When the program first began to roll out others wrote (see image below) these new LED lights would be a “road hazard”, drivers would careen off the road causing all sorts of terror. Of course, this was all totally baseless nonsense.
The parallels between the tactics used to confuse the public about street lighting are eerily similar to those used against the Neighborhood Road Improvement referendum last November: this time dust and noise while constructing new roads will ruin everyone’s quality of life. Nonsense. What about the quality-of-life now?
|When the first LED lights were installed some began suggesting drivers would careen out of control and wantonly crash all over the City.|
This nonsense was another attempt to scuttle yet another infrastructure improvement. The critics, true to form, came up with a bevy of objections.
|Just as the City’s street lighting project began to roll out. . . Comm. McVoy, PhD, used his Critical Thinking skills and suggested the new LED streetlights would make you and your family sick.|
Do you remember the meme about ‘Critical Thinking’ (CT)? What does CT mean? It can mean anything you want it to. What the CTers suggest is something has been missed or has to be thought out even more. The result is delay after delay as a topic or issue gets the CT review. Decision after decision is analyzed, turned upside down, examined piece by piece until any possibility or future outcome is predicted, which is impossible to predict.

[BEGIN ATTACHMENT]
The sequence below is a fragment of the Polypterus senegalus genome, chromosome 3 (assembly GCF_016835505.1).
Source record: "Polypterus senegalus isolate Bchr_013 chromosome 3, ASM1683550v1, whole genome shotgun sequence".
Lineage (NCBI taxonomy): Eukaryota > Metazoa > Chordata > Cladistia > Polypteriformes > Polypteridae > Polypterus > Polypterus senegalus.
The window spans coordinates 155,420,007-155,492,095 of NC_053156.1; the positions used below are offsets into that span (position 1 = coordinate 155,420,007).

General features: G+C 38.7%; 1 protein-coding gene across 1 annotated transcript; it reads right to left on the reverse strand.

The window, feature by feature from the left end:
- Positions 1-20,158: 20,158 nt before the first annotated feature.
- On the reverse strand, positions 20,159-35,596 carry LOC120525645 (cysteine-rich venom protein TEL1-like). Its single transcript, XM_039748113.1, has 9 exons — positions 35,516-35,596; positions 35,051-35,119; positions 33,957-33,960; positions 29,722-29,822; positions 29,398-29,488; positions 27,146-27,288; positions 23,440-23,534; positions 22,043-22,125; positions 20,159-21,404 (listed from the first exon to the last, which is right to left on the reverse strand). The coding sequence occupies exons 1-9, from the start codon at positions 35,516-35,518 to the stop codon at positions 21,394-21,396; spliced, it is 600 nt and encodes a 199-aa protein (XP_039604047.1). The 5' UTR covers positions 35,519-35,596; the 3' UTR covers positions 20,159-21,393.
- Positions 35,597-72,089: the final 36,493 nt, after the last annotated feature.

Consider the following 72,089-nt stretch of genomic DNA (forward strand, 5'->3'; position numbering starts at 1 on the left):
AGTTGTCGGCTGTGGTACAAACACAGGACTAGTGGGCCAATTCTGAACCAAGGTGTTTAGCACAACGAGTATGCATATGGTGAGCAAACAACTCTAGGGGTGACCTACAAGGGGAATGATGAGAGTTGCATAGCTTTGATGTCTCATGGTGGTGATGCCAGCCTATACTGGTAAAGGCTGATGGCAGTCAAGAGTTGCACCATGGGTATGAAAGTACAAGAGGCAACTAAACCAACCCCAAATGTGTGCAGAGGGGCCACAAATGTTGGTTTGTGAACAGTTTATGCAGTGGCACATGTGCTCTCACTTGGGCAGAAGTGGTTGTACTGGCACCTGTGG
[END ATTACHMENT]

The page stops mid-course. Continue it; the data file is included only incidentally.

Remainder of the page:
A good way to describe CT is “paralysis by analysis”. Take the street lighting issue, for example. The City was faced with a problem: many neighborhoods don’t have adequate lighting. So the City comes up with an idea and starting in 2014 goes through the process considering different proposals. As the City begins rolling out the project in 2016 some like McVoy then suggest more thinking is needed?
The suggestion is it might be shrewd to hold off and let the CTers do their work. And what if they succeed? The project gets delayed. Again. For months if not years.
Probably the grandest example of CT is Amendment 4 in 2010. If Amendment 4 had passed virtually any decision a City tries to move forward with would be subject to CT review. Analyzed from every angle, delayed for months or even years, and then put on the ballot.
Below is an example of CTers at work (see if you recognize anyone in the video)
Fortunately only 33% of voters statewide voted for Amendment 4. It needed over 60% to pass into law. Once again, I applaud the City for moving forward with the street lighting project and the Neighborhood Road Bond. The public has demanded these problems be fixed and our leaders, the majority of them, listened.
That’s what elected leaders are supposed to do: Lead.